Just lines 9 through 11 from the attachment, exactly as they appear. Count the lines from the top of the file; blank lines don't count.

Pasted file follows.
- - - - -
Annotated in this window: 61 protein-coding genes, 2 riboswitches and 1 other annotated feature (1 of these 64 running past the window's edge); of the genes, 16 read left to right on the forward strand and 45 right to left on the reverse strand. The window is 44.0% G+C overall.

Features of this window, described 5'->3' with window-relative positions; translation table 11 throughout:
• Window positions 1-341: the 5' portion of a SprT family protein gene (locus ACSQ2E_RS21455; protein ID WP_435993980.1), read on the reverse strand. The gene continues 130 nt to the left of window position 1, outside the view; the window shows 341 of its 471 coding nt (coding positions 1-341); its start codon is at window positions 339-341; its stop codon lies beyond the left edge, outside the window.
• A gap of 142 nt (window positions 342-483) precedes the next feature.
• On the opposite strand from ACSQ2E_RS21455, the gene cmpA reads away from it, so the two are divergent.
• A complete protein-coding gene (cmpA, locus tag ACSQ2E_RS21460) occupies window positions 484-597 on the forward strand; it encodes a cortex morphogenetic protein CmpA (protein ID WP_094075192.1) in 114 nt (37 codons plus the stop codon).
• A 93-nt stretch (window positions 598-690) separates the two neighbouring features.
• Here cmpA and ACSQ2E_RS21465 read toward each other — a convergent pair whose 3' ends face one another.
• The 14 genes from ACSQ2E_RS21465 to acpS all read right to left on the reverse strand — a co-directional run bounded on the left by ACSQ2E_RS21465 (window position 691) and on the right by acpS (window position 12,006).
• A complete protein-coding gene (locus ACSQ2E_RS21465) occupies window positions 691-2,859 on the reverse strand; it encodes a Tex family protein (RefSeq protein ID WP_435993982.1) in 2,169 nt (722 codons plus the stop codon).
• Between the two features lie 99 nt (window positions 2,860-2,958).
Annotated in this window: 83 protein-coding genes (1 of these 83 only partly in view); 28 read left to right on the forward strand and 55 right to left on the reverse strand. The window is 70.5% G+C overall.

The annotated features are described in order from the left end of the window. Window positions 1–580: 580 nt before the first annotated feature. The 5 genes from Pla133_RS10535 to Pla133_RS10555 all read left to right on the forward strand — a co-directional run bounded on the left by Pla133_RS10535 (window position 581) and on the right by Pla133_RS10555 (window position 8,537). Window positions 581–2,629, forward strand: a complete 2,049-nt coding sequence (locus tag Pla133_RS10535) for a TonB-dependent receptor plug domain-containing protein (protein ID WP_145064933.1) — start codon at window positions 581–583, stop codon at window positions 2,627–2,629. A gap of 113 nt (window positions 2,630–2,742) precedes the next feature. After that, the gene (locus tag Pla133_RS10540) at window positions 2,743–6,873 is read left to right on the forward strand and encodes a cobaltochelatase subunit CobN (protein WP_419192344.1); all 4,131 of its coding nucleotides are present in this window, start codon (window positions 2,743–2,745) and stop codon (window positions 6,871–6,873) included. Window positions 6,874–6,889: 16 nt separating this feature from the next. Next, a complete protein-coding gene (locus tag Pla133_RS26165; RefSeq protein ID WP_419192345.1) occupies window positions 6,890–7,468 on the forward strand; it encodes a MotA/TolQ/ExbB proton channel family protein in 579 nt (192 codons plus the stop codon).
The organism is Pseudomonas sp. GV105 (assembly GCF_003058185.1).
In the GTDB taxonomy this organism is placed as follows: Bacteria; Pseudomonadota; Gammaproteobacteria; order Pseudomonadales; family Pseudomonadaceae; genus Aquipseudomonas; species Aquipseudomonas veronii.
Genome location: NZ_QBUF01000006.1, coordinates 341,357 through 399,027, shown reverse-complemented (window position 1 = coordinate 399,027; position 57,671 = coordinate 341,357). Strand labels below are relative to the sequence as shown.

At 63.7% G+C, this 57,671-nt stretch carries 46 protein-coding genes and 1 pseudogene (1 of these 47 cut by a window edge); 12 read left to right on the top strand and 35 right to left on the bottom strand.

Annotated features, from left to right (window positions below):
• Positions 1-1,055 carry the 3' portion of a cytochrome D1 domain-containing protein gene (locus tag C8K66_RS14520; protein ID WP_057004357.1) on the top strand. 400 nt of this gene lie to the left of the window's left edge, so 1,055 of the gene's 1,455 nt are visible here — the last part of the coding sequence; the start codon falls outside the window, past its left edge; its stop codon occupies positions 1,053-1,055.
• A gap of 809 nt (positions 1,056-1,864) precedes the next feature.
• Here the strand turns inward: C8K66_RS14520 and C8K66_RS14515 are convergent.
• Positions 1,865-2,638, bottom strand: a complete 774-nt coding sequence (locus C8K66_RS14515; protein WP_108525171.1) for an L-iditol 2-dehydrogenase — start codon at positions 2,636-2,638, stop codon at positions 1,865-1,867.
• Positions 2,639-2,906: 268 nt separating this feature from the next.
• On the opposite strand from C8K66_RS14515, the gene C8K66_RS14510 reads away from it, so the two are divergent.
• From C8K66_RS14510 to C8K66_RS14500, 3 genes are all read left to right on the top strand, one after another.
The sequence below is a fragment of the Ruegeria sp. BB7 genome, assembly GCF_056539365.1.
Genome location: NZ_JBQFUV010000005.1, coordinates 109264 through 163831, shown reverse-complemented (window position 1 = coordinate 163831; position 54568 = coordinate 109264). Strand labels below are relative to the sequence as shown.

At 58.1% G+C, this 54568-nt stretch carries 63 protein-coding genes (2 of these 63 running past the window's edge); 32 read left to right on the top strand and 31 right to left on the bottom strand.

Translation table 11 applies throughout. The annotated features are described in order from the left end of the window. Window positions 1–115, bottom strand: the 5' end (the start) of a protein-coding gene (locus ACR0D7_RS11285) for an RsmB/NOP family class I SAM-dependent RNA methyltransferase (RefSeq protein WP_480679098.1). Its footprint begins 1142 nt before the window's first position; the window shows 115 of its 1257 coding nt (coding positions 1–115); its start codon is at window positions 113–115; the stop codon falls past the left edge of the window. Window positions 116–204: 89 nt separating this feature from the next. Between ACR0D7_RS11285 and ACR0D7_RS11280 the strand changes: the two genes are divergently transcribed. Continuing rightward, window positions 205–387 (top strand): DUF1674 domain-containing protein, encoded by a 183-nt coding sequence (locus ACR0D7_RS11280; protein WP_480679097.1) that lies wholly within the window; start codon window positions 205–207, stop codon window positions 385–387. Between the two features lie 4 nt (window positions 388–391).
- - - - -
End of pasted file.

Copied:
• The 14 genes from ACSQ2E_RS21465 to acpS all read right to left on the reverse strand — a co-directional run bounded on the left by ACSQ2E_RS21465 (window position 691) and on the right by acpS (window position 12,006).
• A complete protein-coding gene (locus ACSQ2E_RS21465) occupies window positions 691-2,859 on the reverse strand; it encodes a Tex family protein (RefSeq protein ID WP_435993982.1) in 2,169 nt (722 codons plus the stop codon).
• Between the two features lie 99 nt (window positions 2,860-2,958).